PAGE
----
Monday, August 9, 2010

Bring Back the Traditional, One-Hundred-Point Exam?

Much of the dismay over the recent downscaling of students' ostensible proficiency and academic readiness has come from parents, community leaders, and others who were not intimately familiar with the underlying metrics of the NYSED and Regents tests.

What does a "Level 2" or "Level 3" really signify? What is a 618 ELA score, or a 650? If a child is a 578, what does it mean and what is a parent supposed to do, if anything? How can a child's one-day exam end up with a score of 780? What does a raw score of 28 mean? If a child brings home a 70 on his/her Algebra I Regents exam, isn't that a good thing?

For probably most if not all of the last century, most public school grades have been measured on a scale of 1 - 100, with 65 being the normal "cut score" for passing (i.e., content proficiency, albeit rather minimal at 65). This system has been the height of simplicity, easily understood by virtually one hundred percent of the public. If a son or daughter brought home a test score of 78, every parent know EXACTLY where the child stood on the material tested.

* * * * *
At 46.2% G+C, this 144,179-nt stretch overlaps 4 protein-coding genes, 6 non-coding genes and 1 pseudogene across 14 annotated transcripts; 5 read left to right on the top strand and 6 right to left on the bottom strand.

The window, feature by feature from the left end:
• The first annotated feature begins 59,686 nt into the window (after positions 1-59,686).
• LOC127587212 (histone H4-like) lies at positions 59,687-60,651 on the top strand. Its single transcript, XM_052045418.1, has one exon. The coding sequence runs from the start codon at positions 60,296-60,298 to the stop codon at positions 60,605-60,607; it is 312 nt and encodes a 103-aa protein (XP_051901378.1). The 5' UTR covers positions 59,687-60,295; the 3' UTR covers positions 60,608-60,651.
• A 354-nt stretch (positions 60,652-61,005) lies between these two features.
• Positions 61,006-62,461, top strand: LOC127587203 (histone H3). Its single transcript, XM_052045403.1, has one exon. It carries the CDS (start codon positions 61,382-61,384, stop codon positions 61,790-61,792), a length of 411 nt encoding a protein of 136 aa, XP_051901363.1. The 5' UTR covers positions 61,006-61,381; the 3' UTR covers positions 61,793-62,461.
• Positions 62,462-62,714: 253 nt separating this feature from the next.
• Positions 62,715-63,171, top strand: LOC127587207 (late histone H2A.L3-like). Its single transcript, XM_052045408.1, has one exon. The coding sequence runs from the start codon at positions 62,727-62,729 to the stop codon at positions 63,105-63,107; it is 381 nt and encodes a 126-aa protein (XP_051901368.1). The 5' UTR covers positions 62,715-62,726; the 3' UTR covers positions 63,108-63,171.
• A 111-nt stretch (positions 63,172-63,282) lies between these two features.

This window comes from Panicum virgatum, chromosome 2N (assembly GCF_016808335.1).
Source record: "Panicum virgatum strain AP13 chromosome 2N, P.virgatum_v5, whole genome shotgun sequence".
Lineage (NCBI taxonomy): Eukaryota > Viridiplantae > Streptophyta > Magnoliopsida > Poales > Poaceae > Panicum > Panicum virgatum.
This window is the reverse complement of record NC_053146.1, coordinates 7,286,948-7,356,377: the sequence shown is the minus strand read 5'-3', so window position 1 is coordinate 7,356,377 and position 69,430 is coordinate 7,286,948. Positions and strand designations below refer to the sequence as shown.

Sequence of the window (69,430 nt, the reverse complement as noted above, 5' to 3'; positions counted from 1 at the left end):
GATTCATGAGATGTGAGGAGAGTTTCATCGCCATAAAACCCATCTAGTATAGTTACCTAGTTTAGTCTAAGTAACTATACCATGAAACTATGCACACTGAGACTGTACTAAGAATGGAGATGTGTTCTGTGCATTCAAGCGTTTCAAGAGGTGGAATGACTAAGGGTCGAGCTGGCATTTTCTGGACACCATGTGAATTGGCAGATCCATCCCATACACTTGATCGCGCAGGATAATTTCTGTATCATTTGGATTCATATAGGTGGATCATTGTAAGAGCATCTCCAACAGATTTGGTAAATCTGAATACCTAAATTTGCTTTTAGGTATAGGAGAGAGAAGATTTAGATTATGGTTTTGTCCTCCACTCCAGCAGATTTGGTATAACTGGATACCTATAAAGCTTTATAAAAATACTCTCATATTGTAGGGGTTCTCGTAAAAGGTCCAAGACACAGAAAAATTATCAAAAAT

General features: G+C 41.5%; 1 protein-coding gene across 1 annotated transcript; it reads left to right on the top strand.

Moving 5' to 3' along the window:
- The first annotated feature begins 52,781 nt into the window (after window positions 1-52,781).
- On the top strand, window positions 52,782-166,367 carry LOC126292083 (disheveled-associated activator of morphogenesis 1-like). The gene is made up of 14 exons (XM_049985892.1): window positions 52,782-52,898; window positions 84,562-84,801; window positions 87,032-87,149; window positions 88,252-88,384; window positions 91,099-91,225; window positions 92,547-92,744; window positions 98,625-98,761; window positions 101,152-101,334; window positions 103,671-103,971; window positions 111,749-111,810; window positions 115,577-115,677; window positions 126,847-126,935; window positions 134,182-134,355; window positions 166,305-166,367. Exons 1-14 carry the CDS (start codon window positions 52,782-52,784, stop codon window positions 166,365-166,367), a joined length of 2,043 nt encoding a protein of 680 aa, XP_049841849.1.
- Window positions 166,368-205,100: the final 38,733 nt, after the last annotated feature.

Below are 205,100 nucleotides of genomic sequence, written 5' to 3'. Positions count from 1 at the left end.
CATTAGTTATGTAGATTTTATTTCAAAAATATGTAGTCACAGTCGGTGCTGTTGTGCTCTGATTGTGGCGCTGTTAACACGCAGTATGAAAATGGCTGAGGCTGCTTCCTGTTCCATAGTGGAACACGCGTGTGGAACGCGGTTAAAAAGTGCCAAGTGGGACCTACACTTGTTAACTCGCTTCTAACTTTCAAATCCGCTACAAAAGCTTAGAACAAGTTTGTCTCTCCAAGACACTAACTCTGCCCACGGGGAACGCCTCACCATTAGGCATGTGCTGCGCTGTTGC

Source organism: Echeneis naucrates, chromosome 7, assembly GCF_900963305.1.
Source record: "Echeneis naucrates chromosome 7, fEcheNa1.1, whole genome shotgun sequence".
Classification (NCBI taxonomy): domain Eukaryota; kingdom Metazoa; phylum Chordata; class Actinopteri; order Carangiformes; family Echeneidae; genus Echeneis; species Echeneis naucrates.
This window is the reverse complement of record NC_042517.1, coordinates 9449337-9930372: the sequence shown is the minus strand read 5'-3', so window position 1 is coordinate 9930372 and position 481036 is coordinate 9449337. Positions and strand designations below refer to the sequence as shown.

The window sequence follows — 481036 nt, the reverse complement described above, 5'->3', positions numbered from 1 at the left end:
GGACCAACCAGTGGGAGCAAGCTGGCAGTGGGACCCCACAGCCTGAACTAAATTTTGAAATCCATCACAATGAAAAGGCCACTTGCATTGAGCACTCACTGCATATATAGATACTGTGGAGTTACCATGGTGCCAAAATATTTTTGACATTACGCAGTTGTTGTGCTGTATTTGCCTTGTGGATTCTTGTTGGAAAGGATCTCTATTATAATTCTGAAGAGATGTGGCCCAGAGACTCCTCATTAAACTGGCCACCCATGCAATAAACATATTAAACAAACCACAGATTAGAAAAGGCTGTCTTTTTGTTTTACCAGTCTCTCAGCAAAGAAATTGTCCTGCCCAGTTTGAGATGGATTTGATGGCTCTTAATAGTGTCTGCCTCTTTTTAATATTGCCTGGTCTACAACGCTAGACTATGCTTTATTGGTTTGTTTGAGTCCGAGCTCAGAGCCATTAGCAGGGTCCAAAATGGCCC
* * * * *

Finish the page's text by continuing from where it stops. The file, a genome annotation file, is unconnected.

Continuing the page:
Ask the typical NYC/NYS parents of elementary or middle school children today how their kids are doing as measured by the NYS Math and ELA exams, and many have no honest idea beyond, "He's a 2" or "She's a 3." Not only are these reductionist numbers short of meaning, far too few parents have any idea how they were derived. At the high school level, the 1 -100 scoring scale appears on its surface to have been retained, yet how many parents have no idea that their child's 70 on the June 2o10 Algebra I Regents exam was really a 41% (36 raw score points out of 87 possible)? Up until the late 1990s, that 70 really was a 70%, and every parent of every student I ever taught at that time knew EXACTLY what it meant. Then NCLB came along, and with it endless obfuscation and obscure manipulation.

Present rethinking of the NYS examinations could have provided, and perhaps still could provide, an opportunity to bring some much need simplicity and clarity to these measurements. The necessary action is disarmingly simple:

SCORE EVERY STANDARDIZED EXAM ON A 100-POINT SCALE, WITH 65 AS PASSING WHERE SUCH A CUTOFF IS NEEDED (AS IN HIGH SCHOOL EXAMS).